Features

December 2010 Issue

Got Rudder?

It’s not used to turn the airplane, but to counter adverse yaw produced when ailerons are deflected.

During checkouts of rated pilots, I usually ask them to explain why the rudder is on the airplane. More than half of rated pilots will tell me the rudder helps turn the aircraft, which is not only wrong but is a very dangerous belief. Less than half of pilots will correctly identify the main purpose of the rudder, to correct for adverse yaw. By failing to correctly understanding the rudder’s purpose, these pilots exhibit a failure in our training system. Moreover, by misusing the airplane’s primary controls, they aren’t flying it properly or efficiently. This realization has many implications—an indictment of our training systems among them—but the dangers of misusing the rudder also must be acknowledged. Let’s discuss the rudder’s proper role, plus the effects and dangers of misusing primary controls.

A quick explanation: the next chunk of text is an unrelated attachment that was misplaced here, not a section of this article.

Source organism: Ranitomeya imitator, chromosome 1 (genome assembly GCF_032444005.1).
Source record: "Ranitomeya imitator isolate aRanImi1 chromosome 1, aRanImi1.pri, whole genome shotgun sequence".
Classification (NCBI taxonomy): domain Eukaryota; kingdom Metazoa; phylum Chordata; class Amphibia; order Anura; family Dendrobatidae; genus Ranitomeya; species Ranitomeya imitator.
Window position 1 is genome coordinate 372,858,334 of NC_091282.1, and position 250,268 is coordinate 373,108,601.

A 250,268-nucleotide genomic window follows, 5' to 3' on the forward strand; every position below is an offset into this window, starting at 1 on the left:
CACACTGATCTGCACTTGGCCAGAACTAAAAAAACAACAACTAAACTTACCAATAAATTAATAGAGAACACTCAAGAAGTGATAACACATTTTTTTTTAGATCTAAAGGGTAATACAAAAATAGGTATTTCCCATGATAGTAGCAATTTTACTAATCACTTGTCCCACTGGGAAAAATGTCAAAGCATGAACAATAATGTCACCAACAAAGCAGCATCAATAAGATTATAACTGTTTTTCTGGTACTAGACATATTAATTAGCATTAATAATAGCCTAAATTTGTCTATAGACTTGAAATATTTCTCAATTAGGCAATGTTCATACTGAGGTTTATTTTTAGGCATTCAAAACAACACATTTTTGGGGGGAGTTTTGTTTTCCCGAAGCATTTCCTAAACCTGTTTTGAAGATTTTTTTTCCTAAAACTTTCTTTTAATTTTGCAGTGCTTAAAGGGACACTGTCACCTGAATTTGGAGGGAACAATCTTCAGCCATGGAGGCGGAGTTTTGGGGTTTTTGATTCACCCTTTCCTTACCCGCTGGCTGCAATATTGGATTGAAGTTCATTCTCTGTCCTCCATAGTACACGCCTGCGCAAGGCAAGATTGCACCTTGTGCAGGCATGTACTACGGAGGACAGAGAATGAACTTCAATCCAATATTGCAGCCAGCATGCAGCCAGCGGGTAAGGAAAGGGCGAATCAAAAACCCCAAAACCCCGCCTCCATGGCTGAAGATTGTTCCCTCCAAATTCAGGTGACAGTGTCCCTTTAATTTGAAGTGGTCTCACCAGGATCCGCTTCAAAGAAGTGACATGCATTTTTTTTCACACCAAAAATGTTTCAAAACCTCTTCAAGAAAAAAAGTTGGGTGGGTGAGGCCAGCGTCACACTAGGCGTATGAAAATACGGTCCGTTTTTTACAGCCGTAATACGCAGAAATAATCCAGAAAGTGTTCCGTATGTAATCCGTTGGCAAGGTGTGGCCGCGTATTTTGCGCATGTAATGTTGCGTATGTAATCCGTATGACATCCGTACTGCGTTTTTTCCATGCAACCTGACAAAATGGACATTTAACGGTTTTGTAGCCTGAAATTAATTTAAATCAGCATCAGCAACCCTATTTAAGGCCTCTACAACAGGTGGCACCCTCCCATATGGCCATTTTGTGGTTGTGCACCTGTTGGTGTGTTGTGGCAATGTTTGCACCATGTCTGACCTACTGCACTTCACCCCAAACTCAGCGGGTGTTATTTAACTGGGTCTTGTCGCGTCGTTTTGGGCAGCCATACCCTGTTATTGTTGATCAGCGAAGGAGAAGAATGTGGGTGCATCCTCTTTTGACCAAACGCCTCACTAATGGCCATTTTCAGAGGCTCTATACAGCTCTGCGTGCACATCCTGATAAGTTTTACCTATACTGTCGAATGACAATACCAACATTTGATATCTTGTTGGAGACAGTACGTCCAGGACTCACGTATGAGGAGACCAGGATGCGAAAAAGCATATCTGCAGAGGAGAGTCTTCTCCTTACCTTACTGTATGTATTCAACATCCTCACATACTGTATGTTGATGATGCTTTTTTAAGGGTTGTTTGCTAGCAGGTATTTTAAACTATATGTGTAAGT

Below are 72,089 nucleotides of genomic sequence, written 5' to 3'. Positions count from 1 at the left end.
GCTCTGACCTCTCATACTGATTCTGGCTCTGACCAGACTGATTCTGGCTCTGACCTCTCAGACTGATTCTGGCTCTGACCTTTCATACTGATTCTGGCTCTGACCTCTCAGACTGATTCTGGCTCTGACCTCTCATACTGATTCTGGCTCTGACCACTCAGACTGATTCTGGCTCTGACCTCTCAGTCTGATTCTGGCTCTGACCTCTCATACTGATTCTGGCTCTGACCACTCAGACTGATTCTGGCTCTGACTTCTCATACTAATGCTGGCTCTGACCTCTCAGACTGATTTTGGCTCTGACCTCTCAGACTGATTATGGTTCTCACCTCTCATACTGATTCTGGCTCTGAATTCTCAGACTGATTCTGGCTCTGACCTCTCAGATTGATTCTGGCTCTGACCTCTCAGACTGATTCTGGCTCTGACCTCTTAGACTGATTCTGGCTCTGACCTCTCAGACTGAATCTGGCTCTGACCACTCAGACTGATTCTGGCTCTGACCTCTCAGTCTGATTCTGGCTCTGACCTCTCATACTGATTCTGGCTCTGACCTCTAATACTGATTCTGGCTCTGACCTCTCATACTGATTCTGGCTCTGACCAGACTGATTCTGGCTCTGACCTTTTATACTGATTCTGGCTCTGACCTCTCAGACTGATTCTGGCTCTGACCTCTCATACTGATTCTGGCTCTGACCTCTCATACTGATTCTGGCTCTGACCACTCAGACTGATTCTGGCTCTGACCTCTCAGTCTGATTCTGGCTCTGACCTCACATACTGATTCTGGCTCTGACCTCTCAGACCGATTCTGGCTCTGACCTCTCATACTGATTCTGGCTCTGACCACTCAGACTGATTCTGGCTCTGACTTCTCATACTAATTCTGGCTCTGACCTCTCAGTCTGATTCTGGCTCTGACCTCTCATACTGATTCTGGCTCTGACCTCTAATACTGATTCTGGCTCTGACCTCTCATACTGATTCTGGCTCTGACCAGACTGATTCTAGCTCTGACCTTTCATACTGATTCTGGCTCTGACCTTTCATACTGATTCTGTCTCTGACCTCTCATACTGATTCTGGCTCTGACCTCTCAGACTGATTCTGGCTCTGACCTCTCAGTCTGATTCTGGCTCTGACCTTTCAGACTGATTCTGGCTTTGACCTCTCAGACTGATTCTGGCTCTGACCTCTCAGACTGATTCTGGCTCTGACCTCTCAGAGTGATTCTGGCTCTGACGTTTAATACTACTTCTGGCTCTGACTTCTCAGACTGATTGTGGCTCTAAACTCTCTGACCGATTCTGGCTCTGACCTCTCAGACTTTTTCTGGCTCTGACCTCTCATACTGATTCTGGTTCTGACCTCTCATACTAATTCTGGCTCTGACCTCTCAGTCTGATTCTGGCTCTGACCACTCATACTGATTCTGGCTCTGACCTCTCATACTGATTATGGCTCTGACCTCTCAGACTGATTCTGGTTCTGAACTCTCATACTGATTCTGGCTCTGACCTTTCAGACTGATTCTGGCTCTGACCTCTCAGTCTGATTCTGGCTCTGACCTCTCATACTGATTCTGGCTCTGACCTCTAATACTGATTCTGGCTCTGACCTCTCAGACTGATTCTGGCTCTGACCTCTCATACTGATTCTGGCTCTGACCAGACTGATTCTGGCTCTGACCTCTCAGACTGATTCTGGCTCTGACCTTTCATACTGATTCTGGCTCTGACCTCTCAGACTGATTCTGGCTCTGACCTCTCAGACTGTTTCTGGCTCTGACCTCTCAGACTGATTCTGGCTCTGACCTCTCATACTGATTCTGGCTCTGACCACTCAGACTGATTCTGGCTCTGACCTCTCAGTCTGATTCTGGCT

To continue reading this entire article you must be a paid subscriber.

Subscribe to Aviation Safety

The monthly journal of risk management and accident prevention, is packed with useful, timely information on basic and advanced technique, accident analysis and, most important, practical articles on how you can develop the judgment that will keep you in the air and out of the NTSB's files.

Already subscribe but haven't registered for all the benefits of the website? Click here.

Subscriber Log In

Forgot your password? Click Here.